The farms in the hilly villages of Uttarakhand have been under regular attacks from wild animals over the last few years. These constant attacks have left people dead, cattle injured, crops and buildings damaged and farmlands barren.
The technique of seed bombing has been mooted as a solution to this problem. Seed bombs, or balls of seed covered in soil, are being thrown in the forests to ensure food for wild animals in the forest, thus negating the need for them to attack the farms.
Since 2017, when the seed bombing initiative began, the number of hectares of crops damaged has been dropping (though it rose again last year). Similarly, the number of injuries to humans, cattle and buildings have been fluctuating. So while the data suggests the results of the campaign are inconclusive still, it has continued to receive support from the community, civil society and government.
NGOs like the Reliance Foundation have also embraced the campaign. Kamlesh Gururani, project head of Reliance Foundation said, “For the last three years, we have been throwing seeds in the forests of Uttarkashi which appear to have grown. In the next few years, we will be able to come to a conclusion on whether this method is effective or not.”
“This year we have decided to scatter the seed bombs in specific places. Then we can monitor them. We will also assess whether there has been any marginal increase in farmers’ crop yield. But to restrict the wildlife to the forest, we have to make arrangements for water along with food. Chalkhals have also been made at some places for this,” he said.
The seed bomb campaign was started in Uttarakhand by Dwarka Prasad Semwal, secretary, of Uttarkashi-based Himalayan Paryavaran Jadi Booti Agro Sansthan, a non-governmental organization focused on environmental conservation.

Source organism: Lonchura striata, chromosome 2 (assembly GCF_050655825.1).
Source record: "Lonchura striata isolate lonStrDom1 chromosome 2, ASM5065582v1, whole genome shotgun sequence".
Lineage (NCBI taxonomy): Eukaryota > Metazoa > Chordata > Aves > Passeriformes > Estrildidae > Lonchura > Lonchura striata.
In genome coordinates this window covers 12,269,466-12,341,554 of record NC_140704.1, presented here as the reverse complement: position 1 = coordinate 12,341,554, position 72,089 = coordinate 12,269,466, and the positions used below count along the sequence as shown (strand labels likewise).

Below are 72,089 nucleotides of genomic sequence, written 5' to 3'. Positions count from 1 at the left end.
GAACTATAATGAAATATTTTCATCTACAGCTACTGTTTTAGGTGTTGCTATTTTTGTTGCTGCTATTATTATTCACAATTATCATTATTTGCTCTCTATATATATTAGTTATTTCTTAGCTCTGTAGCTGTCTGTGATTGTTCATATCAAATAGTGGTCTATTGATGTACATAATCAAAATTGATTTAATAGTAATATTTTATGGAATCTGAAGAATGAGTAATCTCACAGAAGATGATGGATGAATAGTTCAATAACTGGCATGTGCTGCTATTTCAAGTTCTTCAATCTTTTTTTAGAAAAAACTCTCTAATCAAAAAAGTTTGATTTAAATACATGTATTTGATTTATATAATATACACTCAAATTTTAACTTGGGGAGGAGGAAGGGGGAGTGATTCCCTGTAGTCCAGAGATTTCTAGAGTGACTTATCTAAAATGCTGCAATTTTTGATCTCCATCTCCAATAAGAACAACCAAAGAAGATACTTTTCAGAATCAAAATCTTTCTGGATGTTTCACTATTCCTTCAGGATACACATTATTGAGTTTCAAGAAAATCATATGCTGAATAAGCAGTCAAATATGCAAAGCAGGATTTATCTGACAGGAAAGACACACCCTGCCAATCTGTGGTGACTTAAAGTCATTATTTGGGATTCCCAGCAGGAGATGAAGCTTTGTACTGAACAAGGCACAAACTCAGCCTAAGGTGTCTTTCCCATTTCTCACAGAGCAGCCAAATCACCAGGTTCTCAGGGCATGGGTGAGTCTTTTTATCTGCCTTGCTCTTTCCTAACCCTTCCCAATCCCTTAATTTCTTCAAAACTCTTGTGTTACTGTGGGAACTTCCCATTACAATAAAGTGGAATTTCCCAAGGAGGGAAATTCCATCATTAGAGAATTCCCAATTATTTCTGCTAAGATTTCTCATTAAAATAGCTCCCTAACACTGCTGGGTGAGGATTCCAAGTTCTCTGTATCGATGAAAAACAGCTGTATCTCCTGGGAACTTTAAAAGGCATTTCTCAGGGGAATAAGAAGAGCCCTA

Explaining the idea behind the campaign, Semwal said, “We planted seeds in the forest in 2017 but most of the seeds were lost, eaten by birds and trampled by animals. We did not even achieve 1% success. To protect the seed, we made a ball of soil, manure and water and put two seeds in it. We named them beej (seed) bombs. We started on a small scale in a few villages and then took it to the entire state.”
Today, the campaign is active in many villages of Uttarkashi district, where women and youth make seed balls and scatter them in the forests. Seed balls are prepared in the month of June-July just before the onset of rains as the seeds are most likely to germinate in wet soil. The clay balls are dried in the shade for three to four days until they are neither too hard nor too soft before being taken into the forest.
Choice of seeds
Tulsi Devi, the former village head of Nathuakhan village of the Ramgarh block in Nainital is optimistic about these seed balls. “We made seed balls with seeds of pumpkin, gourd, zucchini, cucumber, corn and pulses, and threw towards the forest. If we grow these vegetables and fruits near the forest, then our crops will survive. This is our third year of making seed balls,” she said.
The seeds are chosen carefully, in accordance with altitude and soil, said Semwal. His NGO consulted several experts such as Annapurna Nautiyal, vice-chancellor of HNB Garhwal University; NK Singh, assistant horticulture officer at Uttarkashi; Pankaj Nautiyal, Krishi Vigyan Kendra at Chinyalisaur, and a few others, to pick the seeds.